One of the resources I used for the weekend series I recently concluded was Simple Life by Thom and Art Rainer. Simple Life is a companion piece to the book Simple Church, utilizing the same concepts except focusing them on one’s personal life.
Based on a research sample of 1,077 people, team Rainer conducted surveys and personal interviews to identify the struggles and concerns of our fellow Americans. The resulting research became the outline of the book addressing our lack of margin in four key areas of life: enough time to get everything done, finding balance in relationships, having enough money, and connecting with God.
The authors applied the same steps to help create simplicity in life that they applied to help create simplicity in the local church. These steps are described as ways to help create margin and space in our fast and cluttered lives. Step one is to establish clarity, which is to say that you have a plan and that the plan clearly states where you want to go. Step two is movement, which is the intentional step by step process that one takes to move forward down the desired path. Step three is alignment, which is the (sometimes) painful elimination of things both bad and good that will help one focus on the best. Finally, step four is focus, which is the diligence to say no to the good so that you can say yes to the best.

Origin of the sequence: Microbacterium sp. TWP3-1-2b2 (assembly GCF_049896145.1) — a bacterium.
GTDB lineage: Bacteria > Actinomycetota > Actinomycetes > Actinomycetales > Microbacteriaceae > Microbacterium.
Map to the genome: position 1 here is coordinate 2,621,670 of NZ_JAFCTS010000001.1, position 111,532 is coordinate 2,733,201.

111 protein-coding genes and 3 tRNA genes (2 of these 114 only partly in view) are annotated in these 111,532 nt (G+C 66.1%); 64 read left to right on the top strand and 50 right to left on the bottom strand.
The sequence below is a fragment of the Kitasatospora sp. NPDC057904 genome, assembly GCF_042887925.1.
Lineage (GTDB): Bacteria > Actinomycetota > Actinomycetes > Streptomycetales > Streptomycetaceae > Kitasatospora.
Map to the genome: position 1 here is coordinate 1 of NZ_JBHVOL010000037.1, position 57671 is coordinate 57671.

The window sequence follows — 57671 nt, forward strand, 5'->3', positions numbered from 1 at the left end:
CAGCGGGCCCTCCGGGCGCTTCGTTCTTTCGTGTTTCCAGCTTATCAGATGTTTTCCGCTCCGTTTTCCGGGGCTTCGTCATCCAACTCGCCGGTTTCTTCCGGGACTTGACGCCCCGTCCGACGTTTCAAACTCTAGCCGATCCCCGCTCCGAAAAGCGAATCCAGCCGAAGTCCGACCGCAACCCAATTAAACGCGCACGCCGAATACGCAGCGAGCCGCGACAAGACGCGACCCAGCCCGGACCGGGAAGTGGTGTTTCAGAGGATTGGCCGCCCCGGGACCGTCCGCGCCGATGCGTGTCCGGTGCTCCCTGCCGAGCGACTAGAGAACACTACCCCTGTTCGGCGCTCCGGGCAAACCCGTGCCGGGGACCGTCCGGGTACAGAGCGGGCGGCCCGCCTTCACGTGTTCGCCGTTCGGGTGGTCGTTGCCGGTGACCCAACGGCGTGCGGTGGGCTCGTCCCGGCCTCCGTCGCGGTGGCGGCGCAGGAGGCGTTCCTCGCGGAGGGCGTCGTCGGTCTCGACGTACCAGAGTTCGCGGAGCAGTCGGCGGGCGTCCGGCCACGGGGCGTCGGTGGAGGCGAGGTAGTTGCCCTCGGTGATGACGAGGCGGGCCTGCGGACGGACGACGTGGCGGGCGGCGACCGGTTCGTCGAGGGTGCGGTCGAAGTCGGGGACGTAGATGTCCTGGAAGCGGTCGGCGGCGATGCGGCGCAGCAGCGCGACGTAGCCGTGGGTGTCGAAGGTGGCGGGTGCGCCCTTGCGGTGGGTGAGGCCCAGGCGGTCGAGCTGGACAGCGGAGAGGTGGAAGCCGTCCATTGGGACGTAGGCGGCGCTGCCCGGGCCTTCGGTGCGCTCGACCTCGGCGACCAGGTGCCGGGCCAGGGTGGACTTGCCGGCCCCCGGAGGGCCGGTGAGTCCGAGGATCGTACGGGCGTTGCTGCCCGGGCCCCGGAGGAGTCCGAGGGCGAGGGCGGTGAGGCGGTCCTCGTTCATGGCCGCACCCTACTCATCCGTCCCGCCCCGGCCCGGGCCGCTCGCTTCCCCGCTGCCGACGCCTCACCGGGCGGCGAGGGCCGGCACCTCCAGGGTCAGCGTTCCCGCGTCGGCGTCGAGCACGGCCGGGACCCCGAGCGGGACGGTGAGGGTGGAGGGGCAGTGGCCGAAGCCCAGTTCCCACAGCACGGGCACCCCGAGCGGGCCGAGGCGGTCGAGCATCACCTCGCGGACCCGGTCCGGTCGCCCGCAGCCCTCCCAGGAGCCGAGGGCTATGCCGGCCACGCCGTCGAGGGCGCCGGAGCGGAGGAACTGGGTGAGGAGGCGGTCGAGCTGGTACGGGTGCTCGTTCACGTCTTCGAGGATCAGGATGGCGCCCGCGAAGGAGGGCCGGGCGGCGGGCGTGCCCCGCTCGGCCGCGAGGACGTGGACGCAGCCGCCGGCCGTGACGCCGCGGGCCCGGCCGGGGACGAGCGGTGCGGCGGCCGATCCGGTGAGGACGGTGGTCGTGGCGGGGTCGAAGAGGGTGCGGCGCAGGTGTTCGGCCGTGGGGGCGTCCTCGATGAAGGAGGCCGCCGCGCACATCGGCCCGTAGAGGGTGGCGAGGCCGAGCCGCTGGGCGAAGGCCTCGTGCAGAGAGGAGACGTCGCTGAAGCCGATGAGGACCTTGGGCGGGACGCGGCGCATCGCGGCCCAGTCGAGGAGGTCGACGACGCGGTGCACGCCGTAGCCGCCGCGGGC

Simple Life is very practical. Though it is written by Christians for a Christian audience, it is not overtly theological. For those looking for some basic steps to bring order into the chaos that is their lives, the book will be valuable. For those looking for more of a theological foundation as to how to live life as God intended, they may want to look at Richard Foster’s Freedom of Simplicity.